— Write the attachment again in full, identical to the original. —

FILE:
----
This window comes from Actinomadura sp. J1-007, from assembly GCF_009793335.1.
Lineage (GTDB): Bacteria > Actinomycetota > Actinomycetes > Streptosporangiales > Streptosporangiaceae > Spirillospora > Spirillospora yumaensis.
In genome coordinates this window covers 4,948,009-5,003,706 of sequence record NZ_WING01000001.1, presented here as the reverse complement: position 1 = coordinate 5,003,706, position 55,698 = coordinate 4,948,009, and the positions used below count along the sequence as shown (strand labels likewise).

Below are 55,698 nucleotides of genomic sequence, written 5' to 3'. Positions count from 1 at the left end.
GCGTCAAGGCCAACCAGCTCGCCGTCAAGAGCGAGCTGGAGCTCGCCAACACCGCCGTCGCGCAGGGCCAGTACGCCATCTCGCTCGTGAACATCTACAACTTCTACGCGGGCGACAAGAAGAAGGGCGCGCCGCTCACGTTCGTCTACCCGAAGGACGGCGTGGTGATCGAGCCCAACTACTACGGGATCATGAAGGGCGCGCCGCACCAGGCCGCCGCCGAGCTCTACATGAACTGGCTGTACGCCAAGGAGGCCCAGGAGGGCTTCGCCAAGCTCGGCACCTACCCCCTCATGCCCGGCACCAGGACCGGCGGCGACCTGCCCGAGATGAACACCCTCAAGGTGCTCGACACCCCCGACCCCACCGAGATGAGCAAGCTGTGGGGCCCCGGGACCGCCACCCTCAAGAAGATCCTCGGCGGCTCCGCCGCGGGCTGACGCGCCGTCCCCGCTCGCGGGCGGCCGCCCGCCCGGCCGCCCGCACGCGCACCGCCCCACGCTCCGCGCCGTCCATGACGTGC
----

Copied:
This window comes from Actinomadura sp. J1-007, from assembly GCF_009793335.1.
Lineage (GTDB): Bacteria > Actinomycetota > Actinomycetes > Streptosporangiales > Streptosporangiaceae > Spirillospora > Spirillospora yumaensis.
In genome coordinates this window covers 4,948,009-5,003,706 of sequence record NZ_WING01000001.1, presented here as the reverse complement: position 1 = coordinate 5,003,706, position 55,698 = coordinate 4,948,009, and the positions used below count along the sequence as shown (strand labels likewise).

Below are 55,698 nucleotides of genomic sequence, written 5' to 3'. Positions count from 1 at the left end.
GCGTCAAGGCCAACCAGCTCGCCGTCAAGAGCGAGCTGGAGCTCGCCAACACCGCCGTCGCGCAGGGCCAGTACGCCATCTCGCTCGTGAACATCTACAACTTCTACGCGGGCGACAAGAAGAAGGGCGCGCCGCTCACGTTCGTCTACCCGAAGGACGGCGTGGTGATCGAGCCCAACTACTACGGGATCATGAAGGGCGCGCCGCACCAGGCCGCCGCCGAGCTCTACATGAACTGGCTGTACGCCAAGGAGGCCCAGGAGGGCTTCGCCAAGCTCGGCACCTACCCCCTCATGCCCGGCACCAGGACCGGCGGCGACCTGCCCGAGATGAACACCCTCAAGGTGCTCGACACCCCCGACCCCACCGAGATGAGCAAGCTGTGGGGCCCCGGGACCGCCACCCTCAAGAAGATCCTCGGCGGCTCCGCCGCGGGCTGACGCGCCGTCCCCGCTCGCGGGCGGCCGCCCGCCCGGCCGCCCGCACGCGCACCGCCCCACGCTCCGCGCCGTCCATGACGTGC